You wouldn't know we are related. We neither look nor act alike. I love soft garments in muted colors. Faith calls to mind Joseph in his coat of many colors. She wears trendy, flowing clothes...each piece a kaliedescope of brightness. The pants on her bottom half do not necessarily have to match the shirt on her top half. We don't sound alike either. I sing bits of Sara Groves or Nicole Nordeman while I work. She sings “I am going outside!” “Can I have some more carrots?” and “I finished my math” in her best operatic alto.
We do not see things from the same angle. “Faith put a coat and shoes on. It’s freezing out here!”
“Look Mama, do fairies live in the little hole in this tree?”
We work side by side in the garden. “Be careful, Mom, you are going to hit that toad with your trowel.”
“Right there, under that flower. I wonder what kind of toad it is? I wonder what kind of flower it is?”
Her wondering makes me wonder. We get out the Frogs, Toads, and Turtles (Take Along Guide) and the National Audubon Society Field Guide to North American Wildflowers. We learn that the toad is an American Toad identifiable by a faint yellow stripe down its back. The flower is Daisy Flea Bane.
“Why is it called Flea Bane?”
These questions open my eyes to the wild flowers lining the road on my walk the next day. “Hey kids, get your shoes on. Let’s go for a wildflower walk.”
A half hour, ten shoes and three trips to the bathroom later, we are ready. We set out carrying one pair of scissors and two plastic glasses.
“Mama, look! Let’s put that one in the vase.”
“Charlie, don’t pull up the flowers! Let Mama do the cutting.” A plant with a blue flower drags on the ground behind him…roots and all.
“Careful! There are ants’ nests all along the road. They like to build their nests right on the edge so watch your step.”
“John, look out. John! John!” Too late. A nest has been slashed open by a scooter tire. Ants work frantically to restore order. We watch mesmerized as the larvae are moved deeper into the nest. We forget that these ants bite. Soldier ants use their powers of persuasion. We move on, toes smarting.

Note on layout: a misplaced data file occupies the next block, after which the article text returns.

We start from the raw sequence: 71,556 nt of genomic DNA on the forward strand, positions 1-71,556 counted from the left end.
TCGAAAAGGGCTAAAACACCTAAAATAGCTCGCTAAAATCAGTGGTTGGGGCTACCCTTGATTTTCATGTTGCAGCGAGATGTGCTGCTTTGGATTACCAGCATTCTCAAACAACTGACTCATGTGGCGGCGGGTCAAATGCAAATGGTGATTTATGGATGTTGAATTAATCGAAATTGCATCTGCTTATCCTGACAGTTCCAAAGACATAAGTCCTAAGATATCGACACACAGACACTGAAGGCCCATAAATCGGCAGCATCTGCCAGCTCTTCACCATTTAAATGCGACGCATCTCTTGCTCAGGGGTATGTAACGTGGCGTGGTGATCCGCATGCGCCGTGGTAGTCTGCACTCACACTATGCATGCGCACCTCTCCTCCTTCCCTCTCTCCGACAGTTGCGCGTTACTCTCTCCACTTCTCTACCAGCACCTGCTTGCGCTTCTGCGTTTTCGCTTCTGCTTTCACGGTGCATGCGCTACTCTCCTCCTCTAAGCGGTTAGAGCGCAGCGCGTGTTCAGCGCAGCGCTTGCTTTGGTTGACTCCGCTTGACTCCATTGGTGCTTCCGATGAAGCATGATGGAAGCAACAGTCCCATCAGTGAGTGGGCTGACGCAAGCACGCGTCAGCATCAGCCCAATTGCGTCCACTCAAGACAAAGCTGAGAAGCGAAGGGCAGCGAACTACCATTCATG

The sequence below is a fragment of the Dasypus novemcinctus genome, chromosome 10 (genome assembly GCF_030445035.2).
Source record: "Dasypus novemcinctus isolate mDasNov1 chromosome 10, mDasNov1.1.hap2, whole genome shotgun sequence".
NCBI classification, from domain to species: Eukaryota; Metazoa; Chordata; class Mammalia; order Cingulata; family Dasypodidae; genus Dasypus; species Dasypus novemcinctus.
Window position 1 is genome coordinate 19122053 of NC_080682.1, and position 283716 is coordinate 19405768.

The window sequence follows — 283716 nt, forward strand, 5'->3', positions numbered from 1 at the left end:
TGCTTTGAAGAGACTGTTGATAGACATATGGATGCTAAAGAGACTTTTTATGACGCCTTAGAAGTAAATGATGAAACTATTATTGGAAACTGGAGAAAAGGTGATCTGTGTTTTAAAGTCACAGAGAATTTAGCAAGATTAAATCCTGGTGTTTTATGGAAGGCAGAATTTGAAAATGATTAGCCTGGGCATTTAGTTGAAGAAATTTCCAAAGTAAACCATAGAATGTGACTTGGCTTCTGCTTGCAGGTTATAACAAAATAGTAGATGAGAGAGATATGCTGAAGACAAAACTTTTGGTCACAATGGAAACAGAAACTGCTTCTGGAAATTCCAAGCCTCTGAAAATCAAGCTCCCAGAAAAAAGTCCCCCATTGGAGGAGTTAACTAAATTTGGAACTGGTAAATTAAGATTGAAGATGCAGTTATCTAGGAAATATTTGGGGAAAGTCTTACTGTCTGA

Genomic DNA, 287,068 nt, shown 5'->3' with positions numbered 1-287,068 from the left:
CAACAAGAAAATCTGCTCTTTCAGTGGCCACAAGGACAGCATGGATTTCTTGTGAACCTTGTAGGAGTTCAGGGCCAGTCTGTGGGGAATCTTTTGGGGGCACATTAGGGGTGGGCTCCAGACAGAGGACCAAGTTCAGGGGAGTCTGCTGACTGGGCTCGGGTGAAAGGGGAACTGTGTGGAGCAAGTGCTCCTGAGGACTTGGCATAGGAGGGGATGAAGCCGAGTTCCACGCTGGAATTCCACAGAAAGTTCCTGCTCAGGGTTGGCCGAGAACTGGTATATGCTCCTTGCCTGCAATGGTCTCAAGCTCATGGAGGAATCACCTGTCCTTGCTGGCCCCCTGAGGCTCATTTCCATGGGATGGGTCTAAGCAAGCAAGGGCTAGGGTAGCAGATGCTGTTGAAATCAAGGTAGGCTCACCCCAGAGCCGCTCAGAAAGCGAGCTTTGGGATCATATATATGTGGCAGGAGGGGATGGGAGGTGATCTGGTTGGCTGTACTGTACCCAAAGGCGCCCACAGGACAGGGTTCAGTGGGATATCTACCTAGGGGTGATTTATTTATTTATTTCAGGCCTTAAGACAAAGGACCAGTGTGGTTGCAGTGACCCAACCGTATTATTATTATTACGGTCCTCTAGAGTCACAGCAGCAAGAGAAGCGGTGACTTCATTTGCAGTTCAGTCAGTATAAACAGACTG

“Claire! Stop screaming! You are nowhere near that nest. They are not going to bite you! Stop!”
A truck approaches from behind. I put a protective arm out. Faith, look out! You are going to walk in front of that truck.”
Eagle Eye Nature Girl’s small hand flies out simultaneously. “ Careful Mama! You are about to step on a turtle!”
I look down. I am about to step on a turtle… a little one, no bigger than a half-dollar. We all hunch down in the middle of the road.
“Charlie, don’t poke him in the eye with that twig!”
“Can we take him home?
“Look at those yellow lines around his eyes and on his head. I wonder what kind of turtle he is?”
“Can we take him home?”
“He might be a painted turtle.”
“Can we take him home?”
Later, research on the Internet indicates that he indeed might be a painted turtle. Painted turtles make comical and entertaining pets. OR, he might be a musk turtle. The nickname for a musk turtle is Stinkpot. As the name implies, Stinkpots are NOT ideal pets. I am glad that we let this little turtle continue his trek across the road. Faith is not.
We return home with our plastic cups full of wildflowers. One specimen of each variety. We lay them out on the table. We consult the wildflower field guide and learn that we have collected Spiderwort, Mouse-ear Hawk Weed, and Lyre Leaf Sage. There are a few species that still remain a mystery to us, as we cannot find their pictures in our guide.
I am glad that Faith and I don’t see eye to eye. Separately, we would miss valuable sights. Faith sees that a glass of milk is about to spill, the fridge door is left open or that she is about to get hit by a truck through my eyes. I see little rocks with sparkles, butterflies sipping nectar, and spiders protecting egg sacs through hers. I think we need each other.